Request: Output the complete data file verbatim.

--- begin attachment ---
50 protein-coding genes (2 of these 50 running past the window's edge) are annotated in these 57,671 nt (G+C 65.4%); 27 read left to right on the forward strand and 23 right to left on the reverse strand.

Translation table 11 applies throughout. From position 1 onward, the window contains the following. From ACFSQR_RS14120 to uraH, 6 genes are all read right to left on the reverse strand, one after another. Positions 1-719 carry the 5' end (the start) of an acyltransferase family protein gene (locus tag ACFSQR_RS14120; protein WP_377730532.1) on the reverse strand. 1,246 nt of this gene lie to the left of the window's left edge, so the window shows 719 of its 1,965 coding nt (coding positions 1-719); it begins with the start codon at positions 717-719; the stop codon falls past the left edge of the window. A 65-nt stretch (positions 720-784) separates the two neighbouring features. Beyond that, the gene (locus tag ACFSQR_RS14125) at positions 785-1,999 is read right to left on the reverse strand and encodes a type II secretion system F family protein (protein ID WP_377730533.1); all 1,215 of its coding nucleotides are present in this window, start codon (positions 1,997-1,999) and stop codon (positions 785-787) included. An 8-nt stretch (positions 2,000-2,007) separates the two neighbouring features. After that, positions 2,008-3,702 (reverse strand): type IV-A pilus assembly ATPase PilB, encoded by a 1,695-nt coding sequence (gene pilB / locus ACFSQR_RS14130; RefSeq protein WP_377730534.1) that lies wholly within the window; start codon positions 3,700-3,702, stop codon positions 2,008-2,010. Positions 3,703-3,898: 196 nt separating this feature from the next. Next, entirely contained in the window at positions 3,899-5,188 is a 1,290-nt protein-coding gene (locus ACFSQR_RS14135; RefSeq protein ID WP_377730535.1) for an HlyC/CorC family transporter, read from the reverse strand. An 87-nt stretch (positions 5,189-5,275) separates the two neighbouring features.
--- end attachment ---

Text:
50 protein-coding genes (2 of these 50 running past the window's edge) are annotated in these 57,671 nt (G+C 65.4%); 27 read left to right on the forward strand and 23 right to left on the reverse strand.

Translation table 11 applies throughout. From position 1 onward, the window contains the following. From ACFSQR_RS14120 to uraH, 6 genes are all read right to left on the reverse strand, one after another. Positions 1-719 carry the 5' end (the start) of an acyltransferase family protein gene (locus tag ACFSQR_RS14120; protein WP_377730532.1) on the reverse strand. 1,246 nt of this gene lie to the left of the window's left edge, so the window shows 719 of its 1,965 coding nt (coding positions 1-719); it begins with the start codon at positions 717-719; the stop codon falls past the left edge of the window. A 65-nt stretch (positions 720-784) separates the two neighbouring features. Beyond that, the gene (locus tag ACFSQR_RS14125) at positions 785-1,999 is read right to left on the reverse strand and encodes a type II secretion system F family protein (protein ID WP_377730533.1); all 1,215 of its coding nucleotides are present in this window, start codon (positions 1,997-1,999) and stop codon (positions 785-787) included. An 8-nt stretch (positions 2,000-2,007) separates the two neighbouring features. After that, positions 2,008-3,702 (reverse strand): type IV-A pilus assembly ATPase PilB, encoded by a 1,695-nt coding sequence (gene pilB / locus ACFSQR_RS14130; RefSeq protein WP_377730534.1) that lies wholly within the window; start codon positions 3,700-3,702, stop codon positions 2,008-2,010. Positions 3,703-3,898: 196 nt separating this feature from the next. Next, entirely contained in the window at positions 3,899-5,188 is a 1,290-nt protein-coding gene (locus ACFSQR_RS14135; RefSeq protein ID WP_377730535.1) for an HlyC/CorC family transporter, read from the reverse strand. An 87-nt stretch (positions 5,189-5,275) separates the two neighbouring features.